Avoid fake check scams
Anyone can get scammed online or over the phone so it is important for people to be cautious and proactive, especially seniors.
“Seniors are often targeted by scammers,” Jackson Home Instead Senior Care Consultant Specialist Amanda Barlow said. “Over two-thirds of seniors have been a victim.”
Part of this is because they don’t always know all the online lingo and how to tell if a website should be trusted or not.
In partnership with the National Cyber Security Alliance, Home Instead created a website to give seniors tips on protecting themselves online and a quiz to see how likely they are to get scammed based on their habits.
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Online security tips
Home Instead provides these tips for Internet safety:
- Passwords. Make sure all accounts are password protected and that you log out after each session. Logging out prevents others from logging into your account and retrieving sensitive information.
- Emails. Emails from senders you don’t know or recognize should be ignored and deleted; do not click on links and avoid opening them. Never send personal or bank information through email.
- Share with care. When using social media, be mindful of location settings, and don’t overshare.
- Security software. Use security software to protect your computer from viruses and suspicious pop-ups.
- Ask for help. If you aren’t sure if something should be trusted or not, ask a family member or friend to help. Home Instead caregivers can also assist with cyber security to their clients.
“Our seniors grew up in a time where people were honest,” Huntingdon Public Safety Director Walter Smothers said. “There are so many people out there today that are just predators that prey on the sick or the elderly or the very young.”
How to avoid phone scams
Scammers are always updating their tactics to appear more and more legitimate. One of the popular phone scams in Madison County is the jury duty scam, Sheriff’s Office public information officer Tom Mapes said.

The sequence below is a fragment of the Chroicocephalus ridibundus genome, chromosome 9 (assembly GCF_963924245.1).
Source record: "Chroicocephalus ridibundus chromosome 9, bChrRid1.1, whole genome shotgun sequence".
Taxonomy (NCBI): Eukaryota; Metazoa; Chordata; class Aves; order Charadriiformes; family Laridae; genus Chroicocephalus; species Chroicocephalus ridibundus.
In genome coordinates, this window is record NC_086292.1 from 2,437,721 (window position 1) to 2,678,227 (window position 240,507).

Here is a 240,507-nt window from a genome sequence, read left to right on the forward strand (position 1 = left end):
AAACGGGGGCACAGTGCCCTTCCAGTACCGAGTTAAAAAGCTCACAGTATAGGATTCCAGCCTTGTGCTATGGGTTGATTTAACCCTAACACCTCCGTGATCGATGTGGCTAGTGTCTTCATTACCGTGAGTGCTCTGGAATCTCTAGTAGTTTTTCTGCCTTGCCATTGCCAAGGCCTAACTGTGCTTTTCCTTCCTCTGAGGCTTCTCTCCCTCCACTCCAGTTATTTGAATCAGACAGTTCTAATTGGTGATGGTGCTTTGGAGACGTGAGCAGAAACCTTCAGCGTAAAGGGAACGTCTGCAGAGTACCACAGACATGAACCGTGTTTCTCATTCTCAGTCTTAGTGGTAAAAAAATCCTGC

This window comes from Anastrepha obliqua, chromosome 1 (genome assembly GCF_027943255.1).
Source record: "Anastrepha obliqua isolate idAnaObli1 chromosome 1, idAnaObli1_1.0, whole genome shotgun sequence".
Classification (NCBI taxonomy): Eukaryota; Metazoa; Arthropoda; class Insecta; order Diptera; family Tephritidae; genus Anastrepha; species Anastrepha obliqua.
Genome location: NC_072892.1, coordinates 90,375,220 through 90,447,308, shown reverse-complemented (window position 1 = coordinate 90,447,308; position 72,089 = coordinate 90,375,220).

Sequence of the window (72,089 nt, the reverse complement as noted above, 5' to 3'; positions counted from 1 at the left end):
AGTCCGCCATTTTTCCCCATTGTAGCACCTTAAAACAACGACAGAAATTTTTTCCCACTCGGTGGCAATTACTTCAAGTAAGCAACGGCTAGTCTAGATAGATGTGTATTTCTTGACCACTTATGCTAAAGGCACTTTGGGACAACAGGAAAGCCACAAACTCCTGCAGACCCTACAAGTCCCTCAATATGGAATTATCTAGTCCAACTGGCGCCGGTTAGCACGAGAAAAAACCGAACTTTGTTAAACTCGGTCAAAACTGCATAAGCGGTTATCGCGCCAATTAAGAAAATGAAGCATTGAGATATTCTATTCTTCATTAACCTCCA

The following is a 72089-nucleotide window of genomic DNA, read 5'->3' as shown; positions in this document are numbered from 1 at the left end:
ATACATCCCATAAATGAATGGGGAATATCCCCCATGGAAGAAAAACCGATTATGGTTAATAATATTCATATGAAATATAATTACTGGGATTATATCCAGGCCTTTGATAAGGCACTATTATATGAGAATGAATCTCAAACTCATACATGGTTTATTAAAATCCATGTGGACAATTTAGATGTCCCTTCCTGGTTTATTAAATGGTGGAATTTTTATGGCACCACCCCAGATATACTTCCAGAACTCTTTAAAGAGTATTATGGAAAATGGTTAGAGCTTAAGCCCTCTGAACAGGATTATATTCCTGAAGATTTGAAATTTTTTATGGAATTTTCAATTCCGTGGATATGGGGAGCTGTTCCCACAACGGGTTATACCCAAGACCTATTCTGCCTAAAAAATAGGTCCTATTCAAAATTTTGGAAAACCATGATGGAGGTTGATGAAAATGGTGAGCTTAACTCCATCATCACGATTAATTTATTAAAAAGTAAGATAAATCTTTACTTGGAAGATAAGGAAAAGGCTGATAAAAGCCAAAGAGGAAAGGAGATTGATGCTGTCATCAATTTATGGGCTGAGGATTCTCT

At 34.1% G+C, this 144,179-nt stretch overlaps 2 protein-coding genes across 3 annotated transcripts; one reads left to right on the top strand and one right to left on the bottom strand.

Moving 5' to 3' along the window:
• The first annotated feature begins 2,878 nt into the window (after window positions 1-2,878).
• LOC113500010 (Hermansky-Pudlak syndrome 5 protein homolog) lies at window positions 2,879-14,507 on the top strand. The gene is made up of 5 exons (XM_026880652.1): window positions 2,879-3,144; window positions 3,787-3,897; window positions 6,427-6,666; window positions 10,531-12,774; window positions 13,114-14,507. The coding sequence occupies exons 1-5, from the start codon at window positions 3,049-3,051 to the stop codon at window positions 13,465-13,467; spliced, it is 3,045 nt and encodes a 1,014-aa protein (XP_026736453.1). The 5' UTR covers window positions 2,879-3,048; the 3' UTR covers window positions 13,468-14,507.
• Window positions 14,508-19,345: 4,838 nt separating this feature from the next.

The callers use local areas codes and names of living or deceased deputies to threaten victims with jail time. The scammers claim the victim will go to jail for missing jury duty if they do not pay the imaginary fine.
The Sheriff’s Office will not make threatening phone calls.
“If you get a phone call like that and it’s suspicious, just hang up,” Mapes said. “Be alert, don’t be gullible, and hang up.”
Unfortunately, scammers are hard to catch as they use bogus phone numbers and are often outside the United States. The best thing to do is to be proactive and cautionary of phone calls and emails asking for money or claiming you’ve won something.
“It goes back to the old saying — ‘if it sounds too good to be true, it probably is,’” Smothers said.
To report a scam or check the legitimacy of a phone call, dial the Sheriff’s Office at 731-423-6000. For Home Instead Senior Care services call 731-984-7062.
Reach reporter Brittney Jackson at firstname.lastname@example.org or 731-425-9643.
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